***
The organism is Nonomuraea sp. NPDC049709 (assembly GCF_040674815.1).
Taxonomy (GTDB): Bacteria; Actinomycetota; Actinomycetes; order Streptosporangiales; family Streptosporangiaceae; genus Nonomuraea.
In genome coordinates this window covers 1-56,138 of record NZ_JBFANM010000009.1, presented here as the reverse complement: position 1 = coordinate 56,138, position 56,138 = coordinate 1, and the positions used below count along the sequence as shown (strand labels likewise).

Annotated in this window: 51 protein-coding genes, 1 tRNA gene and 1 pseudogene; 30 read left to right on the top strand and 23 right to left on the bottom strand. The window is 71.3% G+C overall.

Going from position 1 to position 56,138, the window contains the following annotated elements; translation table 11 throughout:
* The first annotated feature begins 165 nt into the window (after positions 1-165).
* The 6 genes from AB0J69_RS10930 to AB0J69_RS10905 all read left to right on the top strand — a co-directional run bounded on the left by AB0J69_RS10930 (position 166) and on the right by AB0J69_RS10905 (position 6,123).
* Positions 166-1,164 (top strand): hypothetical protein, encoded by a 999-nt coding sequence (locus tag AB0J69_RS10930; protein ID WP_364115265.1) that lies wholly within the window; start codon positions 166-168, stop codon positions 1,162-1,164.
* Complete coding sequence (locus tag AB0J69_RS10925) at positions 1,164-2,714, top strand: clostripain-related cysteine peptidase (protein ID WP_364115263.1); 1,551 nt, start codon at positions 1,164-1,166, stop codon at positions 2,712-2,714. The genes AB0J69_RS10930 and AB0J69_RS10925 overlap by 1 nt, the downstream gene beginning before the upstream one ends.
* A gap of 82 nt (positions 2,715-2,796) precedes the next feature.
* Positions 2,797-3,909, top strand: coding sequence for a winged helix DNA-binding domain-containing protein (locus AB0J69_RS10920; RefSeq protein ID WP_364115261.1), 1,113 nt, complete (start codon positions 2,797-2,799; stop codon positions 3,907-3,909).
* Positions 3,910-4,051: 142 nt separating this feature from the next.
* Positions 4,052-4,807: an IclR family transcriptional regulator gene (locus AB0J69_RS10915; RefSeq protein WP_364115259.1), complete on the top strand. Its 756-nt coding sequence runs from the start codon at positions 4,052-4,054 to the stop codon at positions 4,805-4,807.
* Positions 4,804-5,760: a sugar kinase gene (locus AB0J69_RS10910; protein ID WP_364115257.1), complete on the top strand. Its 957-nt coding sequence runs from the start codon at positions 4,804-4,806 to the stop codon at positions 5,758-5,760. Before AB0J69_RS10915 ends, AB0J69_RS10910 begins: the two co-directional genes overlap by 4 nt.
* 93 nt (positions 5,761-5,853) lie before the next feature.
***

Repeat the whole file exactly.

The organism is Nonomuraea sp. NPDC049709 (assembly GCF_040674815.1).
Taxonomy (GTDB): Bacteria; Actinomycetota; Actinomycetes; order Streptosporangiales; family Streptosporangiaceae; genus Nonomuraea.
In genome coordinates this window covers 1-56,138 of record NZ_JBFANM010000009.1, presented here as the reverse complement: position 1 = coordinate 56,138, position 56,138 = coordinate 1, and the positions used below count along the sequence as shown (strand labels likewise).

Annotated in this window: 51 protein-coding genes, 1 tRNA gene and 1 pseudogene; 30 read left to right on the top strand and 23 right to left on the bottom strand. The window is 71.3% G+C overall.

Going from position 1 to position 56,138, the window contains the following annotated elements; translation table 11 throughout:
* The first annotated feature begins 165 nt into the window (after positions 1-165).
* The 6 genes from AB0J69_RS10930 to AB0J69_RS10905 all read left to right on the top strand — a co-directional run bounded on the left by AB0J69_RS10930 (position 166) and on the right by AB0J69_RS10905 (position 6,123).
* Positions 166-1,164 (top strand): hypothetical protein, encoded by a 999-nt coding sequence (locus tag AB0J69_RS10930; protein ID WP_364115265.1) that lies wholly within the window; start codon positions 166-168, stop codon positions 1,162-1,164.
* Complete coding sequence (locus tag AB0J69_RS10925) at positions 1,164-2,714, top strand: clostripain-related cysteine peptidase (protein ID WP_364115263.1); 1,551 nt, start codon at positions 1,164-1,166, stop codon at positions 2,712-2,714. The genes AB0J69_RS10930 and AB0J69_RS10925 overlap by 1 nt, the downstream gene beginning before the upstream one ends.
* A gap of 82 nt (positions 2,715-2,796) precedes the next feature.
* Positions 2,797-3,909, top strand: coding sequence for a winged helix DNA-binding domain-containing protein (locus AB0J69_RS10920; RefSeq protein ID WP_364115261.1), 1,113 nt, complete (start codon positions 2,797-2,799; stop codon positions 3,907-3,909).
* Positions 3,910-4,051: 142 nt separating this feature from the next.
* Positions 4,052-4,807: an IclR family transcriptional regulator gene (locus AB0J69_RS10915; RefSeq protein WP_364115259.1), complete on the top strand. Its 756-nt coding sequence runs from the start codon at positions 4,052-4,054 to the stop codon at positions 4,805-4,807.
* Positions 4,804-5,760: a sugar kinase gene (locus AB0J69_RS10910; protein ID WP_364115257.1), complete on the top strand. Its 957-nt coding sequence runs from the start codon at positions 4,804-4,806 to the stop codon at positions 5,758-5,760. Before AB0J69_RS10915 ends, AB0J69_RS10910 begins: the two co-directional genes overlap by 4 nt.
* 93 nt (positions 5,761-5,853) lie before the next feature.